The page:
Innocenzi meets with Beijing Jiaotong University Vice President LIU Jun.
Innocenzi meets with Beijing Jiaotong University Vice President LIU Jun.

The problem is that things do not always work as smoothly in fact as they do in theory. Knowledge has a high value and people are not always so willing to share what has been acquired through long and arduous effort. This is particularly true of technology protected by copyright. This has become a very delicate issue since not all countries, particularly China, are in fact ready to protect property rights or even to acknowledge the importance of it. All too often, shortcuts such as acquiring technology by copying it, leaking it, or through reverse engineering seems to be easier, at least in the short term. Again, science diplomacy becomes very important, since if offers the possibility of a different path of actually making things together. It allows for developing new knowledge and technologies together, sharing the risks as well as the benefits.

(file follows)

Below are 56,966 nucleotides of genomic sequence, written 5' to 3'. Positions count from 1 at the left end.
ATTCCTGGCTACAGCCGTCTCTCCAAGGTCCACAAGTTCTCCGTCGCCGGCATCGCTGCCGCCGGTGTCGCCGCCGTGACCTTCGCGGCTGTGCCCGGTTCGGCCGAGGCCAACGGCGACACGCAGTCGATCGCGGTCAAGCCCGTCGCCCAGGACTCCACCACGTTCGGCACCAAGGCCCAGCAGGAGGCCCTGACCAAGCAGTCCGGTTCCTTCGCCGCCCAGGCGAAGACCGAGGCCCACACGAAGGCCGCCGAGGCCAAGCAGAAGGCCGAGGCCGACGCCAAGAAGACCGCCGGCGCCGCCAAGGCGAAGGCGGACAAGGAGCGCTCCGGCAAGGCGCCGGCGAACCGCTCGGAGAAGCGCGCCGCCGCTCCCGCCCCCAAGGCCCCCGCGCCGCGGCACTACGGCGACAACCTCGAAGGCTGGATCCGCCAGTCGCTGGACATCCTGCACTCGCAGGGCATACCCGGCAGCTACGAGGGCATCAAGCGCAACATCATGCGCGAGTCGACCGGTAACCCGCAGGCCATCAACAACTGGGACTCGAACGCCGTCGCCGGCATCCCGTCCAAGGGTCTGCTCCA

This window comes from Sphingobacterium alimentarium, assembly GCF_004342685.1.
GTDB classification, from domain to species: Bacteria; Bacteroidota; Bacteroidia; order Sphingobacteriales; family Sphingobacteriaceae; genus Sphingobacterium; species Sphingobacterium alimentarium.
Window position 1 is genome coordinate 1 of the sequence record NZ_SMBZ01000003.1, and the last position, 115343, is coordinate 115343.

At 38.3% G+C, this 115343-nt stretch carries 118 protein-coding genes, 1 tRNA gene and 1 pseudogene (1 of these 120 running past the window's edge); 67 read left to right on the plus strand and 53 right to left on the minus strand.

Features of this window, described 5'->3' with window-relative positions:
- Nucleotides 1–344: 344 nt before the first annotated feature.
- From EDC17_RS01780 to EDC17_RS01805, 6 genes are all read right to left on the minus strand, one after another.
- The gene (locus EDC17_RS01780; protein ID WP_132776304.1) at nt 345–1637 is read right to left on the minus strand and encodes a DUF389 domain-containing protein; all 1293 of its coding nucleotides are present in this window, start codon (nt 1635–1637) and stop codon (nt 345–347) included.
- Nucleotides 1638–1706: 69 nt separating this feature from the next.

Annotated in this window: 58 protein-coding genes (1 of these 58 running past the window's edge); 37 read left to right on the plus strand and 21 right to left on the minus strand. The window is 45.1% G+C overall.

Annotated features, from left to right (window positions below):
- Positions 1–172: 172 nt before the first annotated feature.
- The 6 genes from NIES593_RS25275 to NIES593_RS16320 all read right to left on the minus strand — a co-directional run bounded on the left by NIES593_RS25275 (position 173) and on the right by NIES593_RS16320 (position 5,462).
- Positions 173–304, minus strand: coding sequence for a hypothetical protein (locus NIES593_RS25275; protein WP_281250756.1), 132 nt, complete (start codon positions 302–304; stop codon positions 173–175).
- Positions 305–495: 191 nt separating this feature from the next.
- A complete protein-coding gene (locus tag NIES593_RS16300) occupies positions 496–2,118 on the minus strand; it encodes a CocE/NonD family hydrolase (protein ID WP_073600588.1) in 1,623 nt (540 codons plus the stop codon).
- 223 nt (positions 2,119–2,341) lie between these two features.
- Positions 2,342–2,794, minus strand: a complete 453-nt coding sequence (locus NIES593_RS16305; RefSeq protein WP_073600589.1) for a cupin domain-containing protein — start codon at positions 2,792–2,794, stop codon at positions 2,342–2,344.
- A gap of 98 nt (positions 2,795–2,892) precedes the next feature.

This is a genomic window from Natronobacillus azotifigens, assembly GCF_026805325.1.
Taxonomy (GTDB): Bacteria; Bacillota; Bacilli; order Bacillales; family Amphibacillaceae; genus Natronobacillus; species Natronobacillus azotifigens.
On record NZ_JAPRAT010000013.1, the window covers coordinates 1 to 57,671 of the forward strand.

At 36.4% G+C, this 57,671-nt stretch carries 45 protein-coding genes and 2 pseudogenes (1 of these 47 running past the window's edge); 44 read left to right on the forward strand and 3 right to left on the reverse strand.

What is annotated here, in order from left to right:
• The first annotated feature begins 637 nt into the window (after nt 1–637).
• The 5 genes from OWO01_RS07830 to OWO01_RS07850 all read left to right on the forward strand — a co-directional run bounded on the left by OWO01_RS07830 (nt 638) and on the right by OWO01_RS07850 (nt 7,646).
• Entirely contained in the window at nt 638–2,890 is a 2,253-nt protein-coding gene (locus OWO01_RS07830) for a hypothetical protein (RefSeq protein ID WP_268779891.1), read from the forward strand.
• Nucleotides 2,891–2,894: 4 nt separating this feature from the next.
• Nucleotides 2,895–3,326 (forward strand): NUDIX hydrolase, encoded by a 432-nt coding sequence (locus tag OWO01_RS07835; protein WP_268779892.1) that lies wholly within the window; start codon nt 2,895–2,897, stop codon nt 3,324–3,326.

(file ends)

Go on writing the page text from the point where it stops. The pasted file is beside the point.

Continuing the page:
While this assumption may appear quite simplistic and obvious, in my personal experience, it is one of the most difficult aspects of scientific collaborations involving developing countries, in particular if this country is a giant like China. In China, there is the general attitude that developed countries should provide knowledge for free and transfer technology also for free. Especially in the case of China, this has occurred on an unprecedented scale and is the basis of the economic boom of the country. Without this massive transfer of know-how and technology, it is doubtful we would have seen such extensive development in China in such a short time. This technology transfer, of course, has not occurred for altruistic reasons. Companies and governments in the West have seen a clear advantage in developing a new huge market with nearly an endless reservoir of cheap and skilled labor. Another problem is that what is good for a private company is not always good for a country. Delocalizing production to a place where production costs are much lower may boost profits for a company but means cutting many jobs at home without necessarily an advantage for the consumer who will buy the same goods at the same price.